Butcher Block is a weekly series celebrating horror’s most extreme films and the minds behind them. Dedicated to graphic gore and splatter, each week will explore the dark, the disturbed, and the depraved in horror, and the blood and guts involved. For the films that use special effects of gore as an art form, and the fans that revel in the carnage, this series is for you.
Herschell Gordon Lewis may be known as the Godfather of Gore, but it’s a title that he shares with one other; Italian gore master Lucio Fulci. With over 50 films in his filmography ranging from western to comedy, Fulci was most known for his horror. Of all his films, the most widely known and likely most accessible is The Beyond, also known as 7 Doors of Death, the second entry in his “Gates of Hell” trilogy and one of three Fulci films to grace the Video Nasties list. Whether it’s the goriest of Fulci’s films is highly debatable, but his trademark gore sequences are there and the plot is one of his more coherent (by Fulci standards, that is), making The Beyond a perfect entry point into his work.
That the plot often makes huge gaps in story and logic could easily be attributed to Fulci’s style of horror, more fevered dream than linear storytelling, but, came about from a rush job by producer Fabrizio De Angelis selling the film before a screenplay was even written. He enlisted Dardano Sacchetti to get a script ready to go, and then the high demand for zombies during the period meant zombies inserted to the climax in a film mostly devoid of them. With Fulci at the helm, though, his focus on atmosphere and his own brand of logic made it somehow work in the film’s favor.
Following Liza Merril, played by “Gates of Hell” mainstay actress Catriona MacColl, as she learns that the old hotel in Louisiana that she’s just inherited was built over one of the gates to hell. With a crew of hired help that meets grisly deaths thanks to the gate being opened, the only other ally in Liza’s quest to unravel just what’s going on is Dr. John McCabe (David Warbeck), perhaps the only other sane person in New Orleans.
Never mind that some of the grisly deaths don’t make much sense, like the housekeeper that pulls a giant hairball from the murky bathtub and still misses the giant zombie that’s revealed by the draining water. It’s the gore that soothes over the logic gaps. In a sort of reverse twist to the famous eye penetration scene in Zombi 2, the zombie picks up the housekeeper and shoves the back of her head into protruding nails in the wall, causing her eye to gouge out from the back.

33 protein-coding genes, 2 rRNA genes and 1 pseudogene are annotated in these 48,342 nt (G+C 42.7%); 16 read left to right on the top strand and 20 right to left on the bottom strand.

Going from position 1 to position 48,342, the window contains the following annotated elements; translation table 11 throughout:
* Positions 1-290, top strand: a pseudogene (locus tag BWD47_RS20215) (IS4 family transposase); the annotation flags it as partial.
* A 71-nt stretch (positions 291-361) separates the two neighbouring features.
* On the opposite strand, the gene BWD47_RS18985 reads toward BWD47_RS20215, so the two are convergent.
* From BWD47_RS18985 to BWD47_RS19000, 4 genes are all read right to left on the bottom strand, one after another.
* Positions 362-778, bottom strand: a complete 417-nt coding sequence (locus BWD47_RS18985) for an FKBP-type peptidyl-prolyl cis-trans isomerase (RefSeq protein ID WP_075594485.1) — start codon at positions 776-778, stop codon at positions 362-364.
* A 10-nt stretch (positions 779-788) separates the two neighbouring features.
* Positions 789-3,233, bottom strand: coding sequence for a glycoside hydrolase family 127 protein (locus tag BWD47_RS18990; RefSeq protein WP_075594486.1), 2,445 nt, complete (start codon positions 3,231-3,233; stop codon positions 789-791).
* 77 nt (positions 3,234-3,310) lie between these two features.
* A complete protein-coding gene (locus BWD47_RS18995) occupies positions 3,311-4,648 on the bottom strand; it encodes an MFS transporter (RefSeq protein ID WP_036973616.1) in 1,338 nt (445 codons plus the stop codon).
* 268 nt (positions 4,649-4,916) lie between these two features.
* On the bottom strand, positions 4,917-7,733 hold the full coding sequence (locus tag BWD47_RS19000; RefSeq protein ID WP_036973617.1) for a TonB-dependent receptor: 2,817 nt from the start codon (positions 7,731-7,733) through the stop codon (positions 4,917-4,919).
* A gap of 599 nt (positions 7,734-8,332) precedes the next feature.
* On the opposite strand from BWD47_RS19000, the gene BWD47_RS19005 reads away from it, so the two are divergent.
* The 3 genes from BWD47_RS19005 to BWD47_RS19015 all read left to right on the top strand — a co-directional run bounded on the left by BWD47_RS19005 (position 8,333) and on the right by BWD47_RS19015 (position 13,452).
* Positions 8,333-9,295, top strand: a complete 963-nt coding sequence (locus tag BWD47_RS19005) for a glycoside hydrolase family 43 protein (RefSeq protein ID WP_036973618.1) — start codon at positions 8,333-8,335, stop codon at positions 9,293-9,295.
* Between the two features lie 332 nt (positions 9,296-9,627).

There’s also a gruesome dog mauling, multiple acid-ravaged faces, another eye gouged out by hand, a bloodied flesh torn face vomiting bloody chunks, glass shards to a face, crucifixion, flesh-eating tarantulas and a ton of other gore sequences culminating in one breathtaking, explosive headshot of little pig-tailed Jill. Fulci had a tremendous eye for gore (pun intended), and his frequent cinematographer Sergio Salvati’s knack for framing the viscera in such an uncomfortably intimate level, but just as much credit should be given to special effects artist Germano Natali (Suspiria) and master make-up artist Giannetto De Rossi (Zombi 2, High Tension).
Fulci’s films were never about coherent narratives in the traditional sense, but a string of visual images by way of dream logic meant to elicit shock and awe. More of a statement on the passage of time, and the Catholic concept of purgatory, The Beyond delivers on the surreal. A nightmarish vision strung together by punctuated moments of visceral gore of epic proportions means that The Beyond isn’t necessarily a journey everyone will enjoy taking, but it is a true masterpiece. No one before or since delivers eye trauma as well as Fulci.